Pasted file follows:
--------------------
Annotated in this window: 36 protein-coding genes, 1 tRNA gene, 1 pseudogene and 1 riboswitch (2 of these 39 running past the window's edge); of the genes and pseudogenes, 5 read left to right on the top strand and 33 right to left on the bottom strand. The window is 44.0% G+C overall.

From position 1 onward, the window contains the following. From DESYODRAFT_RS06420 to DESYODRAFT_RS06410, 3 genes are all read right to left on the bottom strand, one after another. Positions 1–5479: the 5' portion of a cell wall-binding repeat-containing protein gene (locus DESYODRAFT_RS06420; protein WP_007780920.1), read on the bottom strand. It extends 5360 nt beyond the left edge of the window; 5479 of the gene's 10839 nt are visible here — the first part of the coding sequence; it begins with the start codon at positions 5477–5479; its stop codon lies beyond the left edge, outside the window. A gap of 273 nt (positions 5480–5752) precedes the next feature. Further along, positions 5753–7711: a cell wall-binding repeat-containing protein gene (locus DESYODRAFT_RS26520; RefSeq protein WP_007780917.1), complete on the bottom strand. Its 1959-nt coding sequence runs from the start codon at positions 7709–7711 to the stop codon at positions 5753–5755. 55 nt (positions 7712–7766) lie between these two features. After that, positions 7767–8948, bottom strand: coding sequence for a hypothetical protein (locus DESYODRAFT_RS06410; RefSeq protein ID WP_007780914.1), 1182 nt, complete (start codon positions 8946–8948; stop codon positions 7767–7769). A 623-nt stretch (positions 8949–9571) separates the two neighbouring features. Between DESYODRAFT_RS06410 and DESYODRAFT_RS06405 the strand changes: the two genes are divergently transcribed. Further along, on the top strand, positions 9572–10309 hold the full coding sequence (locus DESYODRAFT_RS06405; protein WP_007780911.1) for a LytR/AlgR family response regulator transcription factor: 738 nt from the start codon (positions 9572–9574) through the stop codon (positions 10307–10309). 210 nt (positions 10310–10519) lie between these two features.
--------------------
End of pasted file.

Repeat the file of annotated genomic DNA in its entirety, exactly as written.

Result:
Annotated in this window: 36 protein-coding genes, 1 tRNA gene, 1 pseudogene and 1 riboswitch (2 of these 39 running past the window's edge); of the genes and pseudogenes, 5 read left to right on the top strand and 33 right to left on the bottom strand. The window is 44.0% G+C overall.

From position 1 onward, the window contains the following. From DESYODRAFT_RS06420 to DESYODRAFT_RS06410, 3 genes are all read right to left on the bottom strand, one after another. Positions 1–5479: the 5' portion of a cell wall-binding repeat-containing protein gene (locus DESYODRAFT_RS06420; protein WP_007780920.1), read on the bottom strand. It extends 5360 nt beyond the left edge of the window; 5479 of the gene's 10839 nt are visible here — the first part of the coding sequence; it begins with the start codon at positions 5477–5479; its stop codon lies beyond the left edge, outside the window. A gap of 273 nt (positions 5480–5752) precedes the next feature. Further along, positions 5753–7711: a cell wall-binding repeat-containing protein gene (locus DESYODRAFT_RS26520; RefSeq protein WP_007780917.1), complete on the bottom strand. Its 1959-nt coding sequence runs from the start codon at positions 7709–7711 to the stop codon at positions 5753–5755. 55 nt (positions 7712–7766) lie between these two features. After that, positions 7767–8948, bottom strand: coding sequence for a hypothetical protein (locus DESYODRAFT_RS06410; RefSeq protein ID WP_007780914.1), 1182 nt, complete (start codon positions 8946–8948; stop codon positions 7767–7769). A 623-nt stretch (positions 8949–9571) separates the two neighbouring features. Between DESYODRAFT_RS06410 and DESYODRAFT_RS06405 the strand changes: the two genes are divergently transcribed. Further along, on the top strand, positions 9572–10309 hold the full coding sequence (locus DESYODRAFT_RS06405; protein WP_007780911.1) for a LytR/AlgR family response regulator transcription factor: 738 nt from the start codon (positions 9572–9574) through the stop codon (positions 10307–10309). 210 nt (positions 10310–10519) lie between these two features.